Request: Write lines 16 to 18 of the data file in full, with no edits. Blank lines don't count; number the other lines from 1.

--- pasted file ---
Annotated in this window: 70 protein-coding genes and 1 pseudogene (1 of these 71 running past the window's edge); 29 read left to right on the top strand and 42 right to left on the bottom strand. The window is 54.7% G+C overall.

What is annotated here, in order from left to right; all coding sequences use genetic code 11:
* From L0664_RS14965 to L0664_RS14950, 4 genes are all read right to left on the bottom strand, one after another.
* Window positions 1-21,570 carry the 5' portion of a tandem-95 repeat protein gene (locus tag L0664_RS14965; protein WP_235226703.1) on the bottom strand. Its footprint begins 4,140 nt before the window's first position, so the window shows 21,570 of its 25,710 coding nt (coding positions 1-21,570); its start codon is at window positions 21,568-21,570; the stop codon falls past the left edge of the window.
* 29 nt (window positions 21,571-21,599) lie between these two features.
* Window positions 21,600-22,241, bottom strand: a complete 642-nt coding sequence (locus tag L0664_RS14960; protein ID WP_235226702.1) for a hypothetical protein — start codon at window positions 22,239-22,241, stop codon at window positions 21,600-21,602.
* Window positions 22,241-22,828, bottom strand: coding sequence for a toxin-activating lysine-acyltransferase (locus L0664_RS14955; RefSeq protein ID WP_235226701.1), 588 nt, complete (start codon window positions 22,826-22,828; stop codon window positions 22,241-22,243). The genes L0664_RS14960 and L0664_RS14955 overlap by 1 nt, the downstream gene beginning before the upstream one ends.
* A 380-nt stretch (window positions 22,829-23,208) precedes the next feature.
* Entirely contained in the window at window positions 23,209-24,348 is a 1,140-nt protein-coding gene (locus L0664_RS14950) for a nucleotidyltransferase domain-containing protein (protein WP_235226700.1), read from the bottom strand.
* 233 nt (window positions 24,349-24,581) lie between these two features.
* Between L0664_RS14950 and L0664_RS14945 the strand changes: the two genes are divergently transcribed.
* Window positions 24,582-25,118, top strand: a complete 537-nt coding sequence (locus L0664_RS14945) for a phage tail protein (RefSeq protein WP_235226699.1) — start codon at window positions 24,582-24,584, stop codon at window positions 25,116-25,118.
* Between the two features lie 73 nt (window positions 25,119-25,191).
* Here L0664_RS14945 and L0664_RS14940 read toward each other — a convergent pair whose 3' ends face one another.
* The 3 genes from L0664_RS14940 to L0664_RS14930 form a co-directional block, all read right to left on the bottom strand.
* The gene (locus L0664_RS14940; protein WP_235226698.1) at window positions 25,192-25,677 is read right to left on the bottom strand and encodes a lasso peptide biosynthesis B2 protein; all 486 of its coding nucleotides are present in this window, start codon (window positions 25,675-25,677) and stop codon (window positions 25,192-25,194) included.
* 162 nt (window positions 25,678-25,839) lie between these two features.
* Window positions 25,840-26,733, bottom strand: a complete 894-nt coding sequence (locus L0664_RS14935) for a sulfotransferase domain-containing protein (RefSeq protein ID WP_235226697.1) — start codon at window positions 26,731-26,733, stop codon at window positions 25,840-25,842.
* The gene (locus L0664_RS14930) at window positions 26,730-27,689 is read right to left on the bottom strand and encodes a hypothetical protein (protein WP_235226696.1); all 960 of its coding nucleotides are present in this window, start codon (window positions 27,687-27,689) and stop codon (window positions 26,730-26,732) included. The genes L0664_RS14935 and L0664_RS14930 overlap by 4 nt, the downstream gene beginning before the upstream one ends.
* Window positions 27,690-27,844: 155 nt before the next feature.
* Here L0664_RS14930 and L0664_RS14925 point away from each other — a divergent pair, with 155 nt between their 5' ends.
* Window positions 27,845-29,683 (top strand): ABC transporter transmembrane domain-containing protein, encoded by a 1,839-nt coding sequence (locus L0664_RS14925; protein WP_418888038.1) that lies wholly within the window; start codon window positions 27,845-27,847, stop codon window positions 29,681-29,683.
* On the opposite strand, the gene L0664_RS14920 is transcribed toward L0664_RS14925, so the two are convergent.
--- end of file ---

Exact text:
* The gene (locus L0664_RS14940; protein WP_235226698.1) at window positions 25,192-25,677 is read right to left on the bottom strand and encodes a lasso peptide biosynthesis B2 protein; all 486 of its coding nucleotides are present in this window, start codon (window positions 25,675-25,677) and stop codon (window positions 25,192-25,194) included.
* 162 nt (window positions 25,678-25,839) lie between these two features.
* Window positions 25,840-26,733, bottom strand: a complete 894-nt coding sequence (locus L0664_RS14935) for a sulfotransferase domain-containing protein (RefSeq protein ID WP_235226697.1) — start codon at window positions 26,731-26,733, stop codon at window positions 25,840-25,842.